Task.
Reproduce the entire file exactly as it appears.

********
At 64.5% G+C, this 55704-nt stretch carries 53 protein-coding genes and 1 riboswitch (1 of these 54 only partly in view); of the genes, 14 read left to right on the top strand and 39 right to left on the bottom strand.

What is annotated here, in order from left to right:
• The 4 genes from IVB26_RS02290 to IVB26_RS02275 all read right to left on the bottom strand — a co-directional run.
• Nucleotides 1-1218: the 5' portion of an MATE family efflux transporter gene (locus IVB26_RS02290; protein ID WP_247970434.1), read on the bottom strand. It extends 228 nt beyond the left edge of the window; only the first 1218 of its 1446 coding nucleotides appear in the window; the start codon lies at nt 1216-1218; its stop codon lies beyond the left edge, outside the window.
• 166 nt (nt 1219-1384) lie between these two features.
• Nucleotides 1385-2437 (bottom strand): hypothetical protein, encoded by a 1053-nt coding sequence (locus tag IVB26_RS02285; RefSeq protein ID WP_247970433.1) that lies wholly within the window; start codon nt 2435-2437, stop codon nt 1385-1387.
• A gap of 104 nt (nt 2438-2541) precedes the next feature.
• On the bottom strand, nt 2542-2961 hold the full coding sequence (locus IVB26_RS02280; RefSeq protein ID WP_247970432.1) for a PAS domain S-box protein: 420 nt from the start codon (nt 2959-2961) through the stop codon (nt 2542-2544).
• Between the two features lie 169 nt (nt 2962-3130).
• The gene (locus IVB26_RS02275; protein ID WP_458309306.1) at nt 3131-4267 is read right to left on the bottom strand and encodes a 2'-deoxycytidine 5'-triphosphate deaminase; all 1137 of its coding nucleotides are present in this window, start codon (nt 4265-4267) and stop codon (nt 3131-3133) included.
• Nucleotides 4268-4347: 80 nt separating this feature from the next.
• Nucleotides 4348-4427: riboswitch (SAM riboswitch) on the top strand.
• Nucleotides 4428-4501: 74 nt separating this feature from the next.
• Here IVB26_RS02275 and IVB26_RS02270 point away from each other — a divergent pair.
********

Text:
At 64.5% G+C, this 55704-nt stretch carries 53 protein-coding genes and 1 riboswitch (1 of these 54 only partly in view); of the genes, 14 read left to right on the top strand and 39 right to left on the bottom strand.

What is annotated here, in order from left to right:
• The 4 genes from IVB26_RS02290 to IVB26_RS02275 all read right to left on the bottom strand — a co-directional run.
• Nucleotides 1-1218: the 5' portion of an MATE family efflux transporter gene (locus IVB26_RS02290; protein ID WP_247970434.1), read on the bottom strand. It extends 228 nt beyond the left edge of the window; only the first 1218 of its 1446 coding nucleotides appear in the window; the start codon lies at nt 1216-1218; its stop codon lies beyond the left edge, outside the window.
• 166 nt (nt 1219-1384) lie between these two features.
• Nucleotides 1385-2437 (bottom strand): hypothetical protein, encoded by a 1053-nt coding sequence (locus tag IVB26_RS02285; RefSeq protein ID WP_247970433.1) that lies wholly within the window; start codon nt 2435-2437, stop codon nt 1385-1387.
• A gap of 104 nt (nt 2438-2541) precedes the next feature.
• On the bottom strand, nt 2542-2961 hold the full coding sequence (locus IVB26_RS02280; RefSeq protein ID WP_247970432.1) for a PAS domain S-box protein: 420 nt from the start codon (nt 2959-2961) through the stop codon (nt 2542-2544).
• Between the two features lie 169 nt (nt 2962-3130).
• The gene (locus IVB26_RS02275; protein ID WP_458309306.1) at nt 3131-4267 is read right to left on the bottom strand and encodes a 2'-deoxycytidine 5'-triphosphate deaminase; all 1137 of its coding nucleotides are present in this window, start codon (nt 4265-4267) and stop codon (nt 3131-3133) included.
• Nucleotides 4268-4347: 80 nt separating this feature from the next.
• Nucleotides 4348-4427: riboswitch (SAM riboswitch) on the top strand.
• Nucleotides 4428-4501: 74 nt separating this feature from the next.
• Here IVB26_RS02275 and IVB26_RS02270 point away from each other — a divergent pair.